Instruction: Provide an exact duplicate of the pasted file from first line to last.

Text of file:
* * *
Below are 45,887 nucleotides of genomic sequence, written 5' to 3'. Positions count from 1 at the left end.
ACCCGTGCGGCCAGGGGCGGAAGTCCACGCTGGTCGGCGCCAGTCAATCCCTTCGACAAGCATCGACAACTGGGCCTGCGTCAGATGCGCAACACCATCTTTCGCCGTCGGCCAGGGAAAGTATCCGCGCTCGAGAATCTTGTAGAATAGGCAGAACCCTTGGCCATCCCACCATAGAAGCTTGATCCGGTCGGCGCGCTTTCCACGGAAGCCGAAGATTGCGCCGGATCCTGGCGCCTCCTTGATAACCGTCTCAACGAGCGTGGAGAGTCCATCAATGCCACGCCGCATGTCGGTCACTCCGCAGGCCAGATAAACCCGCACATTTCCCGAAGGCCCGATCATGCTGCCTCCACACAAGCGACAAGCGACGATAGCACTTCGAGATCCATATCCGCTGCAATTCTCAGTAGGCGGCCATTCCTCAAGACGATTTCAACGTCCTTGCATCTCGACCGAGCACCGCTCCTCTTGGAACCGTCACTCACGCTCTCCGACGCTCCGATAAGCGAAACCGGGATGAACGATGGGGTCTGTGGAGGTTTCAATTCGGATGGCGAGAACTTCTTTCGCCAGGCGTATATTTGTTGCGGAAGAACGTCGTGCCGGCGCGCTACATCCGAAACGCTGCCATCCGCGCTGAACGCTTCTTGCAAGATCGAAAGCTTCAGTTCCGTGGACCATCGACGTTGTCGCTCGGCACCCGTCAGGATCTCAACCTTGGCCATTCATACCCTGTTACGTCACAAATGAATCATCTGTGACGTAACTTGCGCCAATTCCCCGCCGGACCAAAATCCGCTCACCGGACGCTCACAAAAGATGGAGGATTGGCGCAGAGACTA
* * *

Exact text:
Below are 45,887 nucleotides of genomic sequence, written 5' to 3'. Positions count from 1 at the left end.
ACCCGTGCGGCCAGGGGCGGAAGTCCACGCTGGTCGGCGCCAGTCAATCCCTTCGACAAGCATCGACAACTGGGCCTGCGTCAGATGCGCAACACCATCTTTCGCCGTCGGCCAGGGAAAGTATCCGCGCTCGAGAATCTTGTAGAATAGGCAGAACCCTTGGCCATCCCACCATAGAAGCTTGATCCGGTCGGCGCGCTTTCCACGGAAGCCGAAGATTGCGCCGGATCCTGGCGCCTCCTTGATAACCGTCTCAACGAGCGTGGAGAGTCCATCAATGCCACGCCGCATGTCGGTCACTCCGCAGGCCAGATAAACCCGCACATTTCCCGAAGGCCCGATCATGCTGCCTCCACACAAGCGACAAGCGACGATAGCACTTCGAGATCCATATCCGCTGCAATTCTCAGTAGGCGGCCATTCCTCAAGACGATTTCAACGTCCTTGCATCTCGACCGAGCACCGCTCCTCTTGGAACCGTCACTCACGCTCTCCGACGCTCCGATAAGCGAAACCGGGATGAACGATGGGGTCTGTGGAGGTTTCAATTCGGATGGCGAGAACTTCTTTCGCCAGGCGTATATTTGTTGCGGAAGAACGTCGTGCCGGCGCGCTACATCCGAAACGCTGCCATCCGCGCTGAACGCTTCTTGCAAGATCGAAAGCTTCAGTTCCGTGGACCATCGACGTTGTCGCTCGGCACCCGTCAGGATCTCAACCTTGGCCATTCATACCCTGTTACGTCACAAATGAATCATCTGTGACGTAACTTGCGCCAATTCCCCGCCGGACCAAAATCCGCTCACCGGACGCTCACAAAAGATGGAGGATTGGCGCAGAGACTA